IGO Limited has been given the green light to build an integrated battery material facility in Kwinana, with the Western Australian government approving the application for land in the Kwinana-Rockingham Strategic Industrial Area. The Industrial Lands Panel has allocated approximately 30 hectares to IGO and its partners for the proposed facility that will commercially produce high-value nickel dominant precursor cathode active material (PCAM). This will be a first for Australia, as PCAM is a form of advanced chemical manufacturing and is a key material used in lithium-ion batteries, which power clean technologies such as electric vehicles.
The facility is expected to create up to 1200 construction jobs and around 250 operational jobs. The project has an estimated capital expenditure of between AUD 600 million and AUD 1 billion. IGO, in collaboration with Wyloo Metals, is working towards making a financial investment decision, which remains subject to engaging a PCAM partner on the project, delivery of a feasibility study in the second half of 2024, environmental permitting and approvals, broad stakeholder engagement, and achievement of commercial metrics.
“We strongly believe that by bringing the right partners together, we will deliver a fully optimised nickel supply chain delivering low-cost, low-carbon, responsibly produced battery chemicals for the global battery and electric vehicle industry, to be delivered through an integrated battery material facility here in Western Australia,” said IGO’s Acting CEO Matt Dusci.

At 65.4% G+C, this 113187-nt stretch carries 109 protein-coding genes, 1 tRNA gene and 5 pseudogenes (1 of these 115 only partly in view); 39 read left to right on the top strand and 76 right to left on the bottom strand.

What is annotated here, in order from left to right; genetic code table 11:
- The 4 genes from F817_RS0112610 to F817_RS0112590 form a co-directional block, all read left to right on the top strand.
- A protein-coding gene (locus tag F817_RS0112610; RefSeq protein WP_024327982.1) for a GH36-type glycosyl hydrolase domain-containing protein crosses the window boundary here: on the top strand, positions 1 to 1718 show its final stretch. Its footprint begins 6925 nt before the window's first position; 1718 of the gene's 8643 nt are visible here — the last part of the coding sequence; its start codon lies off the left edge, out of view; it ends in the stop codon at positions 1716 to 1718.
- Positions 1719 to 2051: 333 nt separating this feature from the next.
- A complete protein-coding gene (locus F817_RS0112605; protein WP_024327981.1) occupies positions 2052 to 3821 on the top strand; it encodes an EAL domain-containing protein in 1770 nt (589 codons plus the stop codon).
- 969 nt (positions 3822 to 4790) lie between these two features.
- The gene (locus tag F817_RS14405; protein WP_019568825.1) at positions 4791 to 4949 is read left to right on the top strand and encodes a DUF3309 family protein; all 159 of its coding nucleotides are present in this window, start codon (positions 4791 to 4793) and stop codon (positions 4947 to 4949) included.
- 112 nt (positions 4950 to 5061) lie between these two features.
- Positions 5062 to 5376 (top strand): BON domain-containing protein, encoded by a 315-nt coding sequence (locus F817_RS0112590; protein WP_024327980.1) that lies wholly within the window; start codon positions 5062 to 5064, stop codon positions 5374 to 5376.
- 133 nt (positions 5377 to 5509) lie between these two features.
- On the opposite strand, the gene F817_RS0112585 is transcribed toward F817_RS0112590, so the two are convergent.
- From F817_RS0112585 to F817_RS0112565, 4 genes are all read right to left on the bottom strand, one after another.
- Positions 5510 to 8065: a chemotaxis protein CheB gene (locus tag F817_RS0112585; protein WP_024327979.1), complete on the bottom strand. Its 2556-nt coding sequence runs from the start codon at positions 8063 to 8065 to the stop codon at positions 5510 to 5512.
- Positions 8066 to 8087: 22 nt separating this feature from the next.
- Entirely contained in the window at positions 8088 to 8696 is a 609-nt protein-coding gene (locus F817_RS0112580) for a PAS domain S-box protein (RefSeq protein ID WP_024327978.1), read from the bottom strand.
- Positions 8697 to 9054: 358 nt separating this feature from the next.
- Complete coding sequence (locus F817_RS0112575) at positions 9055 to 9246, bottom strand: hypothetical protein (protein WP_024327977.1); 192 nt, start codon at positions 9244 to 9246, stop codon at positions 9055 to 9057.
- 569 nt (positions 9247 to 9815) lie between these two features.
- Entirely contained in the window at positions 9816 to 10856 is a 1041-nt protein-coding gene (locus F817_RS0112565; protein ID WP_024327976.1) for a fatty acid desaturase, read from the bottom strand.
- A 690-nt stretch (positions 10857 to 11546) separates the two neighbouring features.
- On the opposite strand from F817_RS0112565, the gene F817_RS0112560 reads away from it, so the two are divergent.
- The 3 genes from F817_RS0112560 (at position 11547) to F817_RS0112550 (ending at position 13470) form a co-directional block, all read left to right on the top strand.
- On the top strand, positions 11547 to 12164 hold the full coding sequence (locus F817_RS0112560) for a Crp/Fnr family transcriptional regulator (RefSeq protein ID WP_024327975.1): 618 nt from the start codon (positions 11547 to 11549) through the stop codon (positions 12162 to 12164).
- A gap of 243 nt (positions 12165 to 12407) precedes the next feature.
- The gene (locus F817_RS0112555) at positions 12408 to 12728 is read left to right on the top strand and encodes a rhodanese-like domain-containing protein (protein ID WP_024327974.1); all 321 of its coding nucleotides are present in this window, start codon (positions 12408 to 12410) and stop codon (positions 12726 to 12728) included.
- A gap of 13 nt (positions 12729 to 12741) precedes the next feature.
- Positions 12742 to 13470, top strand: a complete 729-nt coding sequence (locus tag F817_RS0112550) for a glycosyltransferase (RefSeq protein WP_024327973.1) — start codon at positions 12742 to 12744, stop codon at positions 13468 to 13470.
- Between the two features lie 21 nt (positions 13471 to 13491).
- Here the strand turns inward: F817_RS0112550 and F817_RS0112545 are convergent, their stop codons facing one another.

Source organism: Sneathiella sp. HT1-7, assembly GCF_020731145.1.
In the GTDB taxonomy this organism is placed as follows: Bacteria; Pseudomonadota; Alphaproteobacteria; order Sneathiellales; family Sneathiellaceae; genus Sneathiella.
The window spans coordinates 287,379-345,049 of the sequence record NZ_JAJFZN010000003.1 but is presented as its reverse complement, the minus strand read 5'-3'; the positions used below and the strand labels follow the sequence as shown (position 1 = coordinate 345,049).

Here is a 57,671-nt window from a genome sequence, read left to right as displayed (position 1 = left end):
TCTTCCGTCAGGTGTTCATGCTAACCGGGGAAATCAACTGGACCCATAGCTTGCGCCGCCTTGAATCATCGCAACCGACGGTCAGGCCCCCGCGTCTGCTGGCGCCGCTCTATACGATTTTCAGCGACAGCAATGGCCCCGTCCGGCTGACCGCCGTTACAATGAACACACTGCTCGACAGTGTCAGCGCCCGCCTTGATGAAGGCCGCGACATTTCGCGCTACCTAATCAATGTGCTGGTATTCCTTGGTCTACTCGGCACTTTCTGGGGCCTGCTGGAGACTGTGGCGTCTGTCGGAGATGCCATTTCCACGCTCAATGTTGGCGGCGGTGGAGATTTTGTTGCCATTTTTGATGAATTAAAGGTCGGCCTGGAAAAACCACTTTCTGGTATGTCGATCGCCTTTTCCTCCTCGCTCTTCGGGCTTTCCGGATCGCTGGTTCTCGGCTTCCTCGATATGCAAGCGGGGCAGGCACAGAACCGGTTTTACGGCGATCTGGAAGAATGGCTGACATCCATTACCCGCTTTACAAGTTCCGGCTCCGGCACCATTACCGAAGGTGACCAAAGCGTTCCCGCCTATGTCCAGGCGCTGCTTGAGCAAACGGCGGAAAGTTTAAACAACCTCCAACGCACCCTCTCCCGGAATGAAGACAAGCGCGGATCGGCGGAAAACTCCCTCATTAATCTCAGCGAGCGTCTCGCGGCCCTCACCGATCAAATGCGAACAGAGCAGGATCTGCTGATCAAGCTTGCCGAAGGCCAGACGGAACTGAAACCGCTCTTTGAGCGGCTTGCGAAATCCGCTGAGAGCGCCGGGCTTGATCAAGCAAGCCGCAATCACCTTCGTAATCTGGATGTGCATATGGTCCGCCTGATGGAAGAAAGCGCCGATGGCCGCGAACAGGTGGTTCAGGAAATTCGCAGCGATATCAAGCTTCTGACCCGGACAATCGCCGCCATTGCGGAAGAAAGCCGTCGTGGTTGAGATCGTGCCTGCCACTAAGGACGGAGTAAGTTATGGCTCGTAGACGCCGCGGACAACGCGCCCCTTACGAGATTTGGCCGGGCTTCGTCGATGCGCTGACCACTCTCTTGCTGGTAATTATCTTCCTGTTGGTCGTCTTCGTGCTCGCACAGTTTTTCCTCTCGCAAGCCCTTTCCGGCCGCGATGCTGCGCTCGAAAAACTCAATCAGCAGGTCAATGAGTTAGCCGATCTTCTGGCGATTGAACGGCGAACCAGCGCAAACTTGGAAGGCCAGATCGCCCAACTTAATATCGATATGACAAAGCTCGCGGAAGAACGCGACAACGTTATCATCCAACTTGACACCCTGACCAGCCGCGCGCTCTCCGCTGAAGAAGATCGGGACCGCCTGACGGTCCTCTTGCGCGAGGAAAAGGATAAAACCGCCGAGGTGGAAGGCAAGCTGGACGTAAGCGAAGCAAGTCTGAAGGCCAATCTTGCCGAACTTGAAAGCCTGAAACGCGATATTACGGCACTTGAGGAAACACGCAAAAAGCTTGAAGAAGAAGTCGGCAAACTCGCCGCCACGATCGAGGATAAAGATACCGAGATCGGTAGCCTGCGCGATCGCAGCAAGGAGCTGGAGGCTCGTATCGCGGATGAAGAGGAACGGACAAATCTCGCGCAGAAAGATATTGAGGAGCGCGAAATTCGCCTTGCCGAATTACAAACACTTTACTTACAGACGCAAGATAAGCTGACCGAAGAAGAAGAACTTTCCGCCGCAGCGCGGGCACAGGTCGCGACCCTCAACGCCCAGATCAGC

State Development, Jobs and Trade Minister Roger Cook said, “As the global energy transition continues, the State Government is backing projects that will help us decarbonise and set up Western Australia’s economy for future success. With the potential to be Australia's first commercial producer of PCAM, this integrated battery material facility is a perfect fit for the Kwinana-Rockingham SIA.”
The State Government has been proactive in supporting the development of new battery technologies, which is seen as a key driver of Western Australia’s future economic growth. The government has recently announced a AUD 50 million Future Battery Industry Strategy, which includes funding to support the development of new battery technologies and to position the state as a leading producer of future battery materials.
The project is expected to further boost Western Australia's position as a global leader in the mining and production of battery minerals, with the state already home to some of the world's largest lithium mines. The new facility will enable the state to add value to its raw materials, rather than simply exporting them, and will help to secure the state's position in the global battery supply chain.